Over the years one of our players has had two serious medical issues to deal with. The first one turned out to be a large infection, which resembled a cluster of grapes – that no doctor could find or diagnose. Her husband, who’s a heart surgeon, eventually tracked down a doctor in Chicago who understood the condition and did the surgery. She was sick for a long time and she couldn’t play tennis for the better part of a year. A couple of years later, she had breast cancer and that kept her away for almost another year.

One woman’s daughter dropped out of high school, got a GED and this year, at 22, she enrolled in the Culinary Institute and just became an intern at one of the best restaurants in Manhattan.

There were the years many of us had horrible perimenopausal symptoms and we spent almost as much time complaining about hot flashes and sleepless nights as we did serving and lobbing.

When my mother was on hospice care, twice, my friends listened willingly and offered comfort, advice and support.

We all lived in downtown Manhattan and after 9/11 one of our group had to move out of her loft for several months, it was so filled with dust and debris.

There have been no divorces since we started playing sixteen years ago and everyone is in some kind of relationship – not all great, but workable.

During our time at the tennis courts on top of the bowling alley (they closed them about ten years ago), we always played next to a foursome who were all in their 60’s and 70’s. One of them had Alzheimer’s and hardly played, but he was there on the court every week for years, until he died.

I like tennis quite a bit, but honestly, waking up early on Friday mornings, racing to a packed subway just to play tennis wouldn’t do anything for me, if I didn’t have that group of women to play with. I hope we can continue playing tennis together for at least another sixteen years.

Monday, February 16, 2009

Smug gloriousness

Well, I don't know about you, but I have found my optimistic attitude fairly annoying lately. A little smug. For the first winter in I don't know how long, so far I haven't been hit with my usual Seasonal Affect Disorder symptoms, which usually include not wanting to get out of bed. Ever. I have been exercising every day, I meditate, do my spiritual reading, reach out to friends, keep looking for work and I've been writing. Yesterday I spent a couple of hours walking in Central Park, which was so beautiful. I am grateful for so much in my life. I also generally do well in a crisis and right now, we have a huge crisis, worldwide -- on our hands -- so big it's impossible to really grasp. But if I limit the amount of time I spend watching the news, or even listening to NPR, and I mostly read my favorite op ed writers: Krugman, Collins, Dowd, Rich, Herbert, a few editorials, letters to the editors, the Huffington Post and the Daily Beast, so far it I can handle it. So far.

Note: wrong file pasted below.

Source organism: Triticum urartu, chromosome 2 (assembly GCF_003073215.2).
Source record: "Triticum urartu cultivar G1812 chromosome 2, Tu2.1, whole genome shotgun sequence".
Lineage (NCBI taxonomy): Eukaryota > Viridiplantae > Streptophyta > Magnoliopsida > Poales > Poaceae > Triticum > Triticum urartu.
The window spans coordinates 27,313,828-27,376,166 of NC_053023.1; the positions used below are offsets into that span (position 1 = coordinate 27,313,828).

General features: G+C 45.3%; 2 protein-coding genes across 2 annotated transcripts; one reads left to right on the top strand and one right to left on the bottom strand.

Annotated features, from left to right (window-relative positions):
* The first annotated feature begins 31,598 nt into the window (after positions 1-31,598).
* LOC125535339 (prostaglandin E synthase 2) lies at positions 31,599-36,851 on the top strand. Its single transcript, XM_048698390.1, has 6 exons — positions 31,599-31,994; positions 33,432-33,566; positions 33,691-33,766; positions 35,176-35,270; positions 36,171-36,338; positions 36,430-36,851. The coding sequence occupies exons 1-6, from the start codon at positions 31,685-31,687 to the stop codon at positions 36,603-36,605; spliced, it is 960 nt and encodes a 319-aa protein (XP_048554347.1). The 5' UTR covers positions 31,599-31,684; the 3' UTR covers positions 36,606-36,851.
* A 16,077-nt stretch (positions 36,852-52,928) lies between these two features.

Yesterday I read Pema Chodron and this is one of the quotes from "Start From Where You Are."

"Gloriousness and wretchedness

Life is glorious, but life is also wretched. It is both. Appreciating the gloriousness inspires us, encourages us, cheers us up, gives us a bigger perspective, energizes us. We feel connected. But if that's all that's happening, we get arrogant and start to look down on others, and there is a sense of making ourselves a big deal and being really serious about it, wanting to be like that forever. The gloriousness becomes tinged by craving and addiction.